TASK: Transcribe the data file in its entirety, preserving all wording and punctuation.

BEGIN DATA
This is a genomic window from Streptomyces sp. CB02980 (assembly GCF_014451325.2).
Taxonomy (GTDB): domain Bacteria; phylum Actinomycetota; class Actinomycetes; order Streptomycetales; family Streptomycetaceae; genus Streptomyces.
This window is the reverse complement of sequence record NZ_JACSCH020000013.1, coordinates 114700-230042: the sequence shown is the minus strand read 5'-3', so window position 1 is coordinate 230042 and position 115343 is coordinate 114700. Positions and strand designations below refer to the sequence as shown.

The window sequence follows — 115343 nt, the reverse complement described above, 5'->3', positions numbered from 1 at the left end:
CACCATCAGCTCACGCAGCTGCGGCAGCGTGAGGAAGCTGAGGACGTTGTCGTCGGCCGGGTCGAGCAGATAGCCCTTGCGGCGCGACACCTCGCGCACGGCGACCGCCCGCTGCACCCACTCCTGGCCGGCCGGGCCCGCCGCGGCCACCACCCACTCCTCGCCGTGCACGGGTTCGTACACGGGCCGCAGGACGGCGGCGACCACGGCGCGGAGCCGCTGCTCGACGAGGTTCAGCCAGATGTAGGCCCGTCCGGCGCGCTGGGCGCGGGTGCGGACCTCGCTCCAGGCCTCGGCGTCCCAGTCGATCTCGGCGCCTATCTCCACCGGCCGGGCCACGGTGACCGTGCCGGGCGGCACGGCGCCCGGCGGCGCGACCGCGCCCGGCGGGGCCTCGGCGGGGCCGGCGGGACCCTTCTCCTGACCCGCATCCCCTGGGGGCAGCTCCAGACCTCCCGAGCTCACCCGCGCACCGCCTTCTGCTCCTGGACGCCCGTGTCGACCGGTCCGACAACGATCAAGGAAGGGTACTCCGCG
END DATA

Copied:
This is a genomic window from Streptomyces sp. CB02980 (assembly GCF_014451325.2).
Taxonomy (GTDB): domain Bacteria; phylum Actinomycetota; class Actinomycetes; order Streptomycetales; family Streptomycetaceae; genus Streptomyces.
This window is the reverse complement of sequence record NZ_JACSCH020000013.1, coordinates 114700-230042: the sequence shown is the minus strand read 5'-3', so window position 1 is coordinate 230042 and position 115343 is coordinate 114700. Positions and strand designations below refer to the sequence as shown.

The window sequence follows — 115343 nt, the reverse complement described above, 5'->3', positions numbered from 1 at the left end:
CACCATCAGCTCACGCAGCTGCGGCAGCGTGAGGAAGCTGAGGACGTTGTCGTCGGCCGGGTCGAGCAGATAGCCCTTGCGGCGCGACACCTCGCGCACGGCGACCGCCCGCTGCACCCACTCCTGGCCGGCCGGGCCCGCCGCGGCCACCACCCACTCCTCGCCGTGCACGGGTTCGTACACGGGCCGCAGGACGGCGGCGACCACGGCGCGGAGCCGCTGCTCGACGAGGTTCAGCCAGATGTAGGCCCGTCCGGCGCGCTGGGCGCGGGTGCGGACCTCGCTCCAGGCCTCGGCGTCCCAGTCGATCTCGGCGCCTATCTCCACCGGCCGGGCCACGGTGACCGTGCCGGGCGGCACGGCGCCCGGCGGCGCGACCGCGCCCGGCGGGGCCTCGGCGGGGCCGGCGGGACCCTTCTCCTGACCCGCATCCCCTGGGGGCAGCTCCAGACCTCCCGAGCTCACCCGCGCACCGCCTTCTGCTCCTGGACGCCCGTGTCGACCGGTCCGACAACGATCAAGGAAGGGTACTCCGCG